This problem could be mitigated if the Fourier transform of the scattering interference pattern surrounding each R_{i} were evaluated as if it were at the zero of coordinates. In this regard, consider the Fourier transform of a scattering interference surrounding a single impurity atom at R_{i} = (x_{i}, y_{i}),
This “shift theorem” shows how the correctly phaseresolved Fourier transform of a δN_{i}(r) oscillation centered on an atom located at R_{i} = (x_{i}, y_{i}), can be determined using
where δN(q) is the Fourier transform using the same arbitrary origin as determines the R_{i}. Thus we may define a multiatom phasepreserving algorithm for QPI
The consequences of Eq. (7) are illustrated in Fig. 1d, e (Supplementary Note 3 and Supplementary Fig. S4). The real part ReδN_{MA}(q) now becomes welldefined and the overall magnitude is also strongly enhanced compared to ReδN(q). Moreover, the azimuthally integrated ReδN_{MA}(q) plotted in Fig. 1g shows that the sign of ReδN_{MA}(q) changes for \(\vartheta = 0\) and \(\vartheta = \pi\) as expected. Here it is essential that the impurity atom coordinates R_{i} be determined accurately so that the phase is welldefined. We therefore employ a picometerscale transformation^{13,14,15} which renders topographic images T(r) perfectly periodic with the lattice, and then use the same transformation on the simultaneously recorded g(r,E) to register all the scattering interference oscillations precisely to the crystal lattice (Supplementary Note 2).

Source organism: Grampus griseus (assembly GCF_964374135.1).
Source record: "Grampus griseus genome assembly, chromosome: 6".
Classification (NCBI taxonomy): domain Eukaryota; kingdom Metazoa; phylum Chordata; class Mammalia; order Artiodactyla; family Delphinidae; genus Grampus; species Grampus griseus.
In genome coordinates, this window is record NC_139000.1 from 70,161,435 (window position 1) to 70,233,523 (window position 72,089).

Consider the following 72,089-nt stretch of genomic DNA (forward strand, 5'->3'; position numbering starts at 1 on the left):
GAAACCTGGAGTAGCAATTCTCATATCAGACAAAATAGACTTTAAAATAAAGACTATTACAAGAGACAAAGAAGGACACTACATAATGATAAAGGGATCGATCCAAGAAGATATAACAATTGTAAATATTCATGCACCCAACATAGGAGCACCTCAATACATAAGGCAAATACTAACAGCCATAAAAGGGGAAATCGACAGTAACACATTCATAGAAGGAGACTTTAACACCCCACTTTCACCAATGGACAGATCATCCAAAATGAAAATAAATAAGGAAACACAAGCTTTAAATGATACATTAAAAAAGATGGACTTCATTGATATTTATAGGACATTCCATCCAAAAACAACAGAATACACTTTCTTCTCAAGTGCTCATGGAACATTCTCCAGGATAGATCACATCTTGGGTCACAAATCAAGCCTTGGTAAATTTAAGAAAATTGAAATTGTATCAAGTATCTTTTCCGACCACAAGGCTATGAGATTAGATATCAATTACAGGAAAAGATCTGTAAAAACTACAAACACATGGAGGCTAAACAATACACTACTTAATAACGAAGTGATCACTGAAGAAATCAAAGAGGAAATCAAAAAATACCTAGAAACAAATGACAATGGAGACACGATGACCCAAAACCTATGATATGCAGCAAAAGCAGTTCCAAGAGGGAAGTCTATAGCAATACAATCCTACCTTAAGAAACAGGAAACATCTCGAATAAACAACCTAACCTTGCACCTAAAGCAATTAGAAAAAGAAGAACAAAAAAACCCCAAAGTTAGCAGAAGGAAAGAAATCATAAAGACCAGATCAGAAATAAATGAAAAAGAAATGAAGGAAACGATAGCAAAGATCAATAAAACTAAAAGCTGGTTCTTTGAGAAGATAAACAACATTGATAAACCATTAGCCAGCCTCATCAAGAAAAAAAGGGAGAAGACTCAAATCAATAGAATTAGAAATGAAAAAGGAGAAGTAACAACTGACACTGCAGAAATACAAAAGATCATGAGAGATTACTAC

Equation 7 then allows to correctly define the quantities in Eq. (3) for arbitrarily large numbers of scattering atoms. By using the analog of Eq. (6) for \(g\left( {{\mathbf{r}},E} \right) \propto \delta N({\mathbf{r}},E)\), ρ^{−}(q, E) for each impurity atom is determined from
while from Eq. (7) the sum over these \(\rho _i^  \left( {{\mathbf{q}},E} \right)\) yields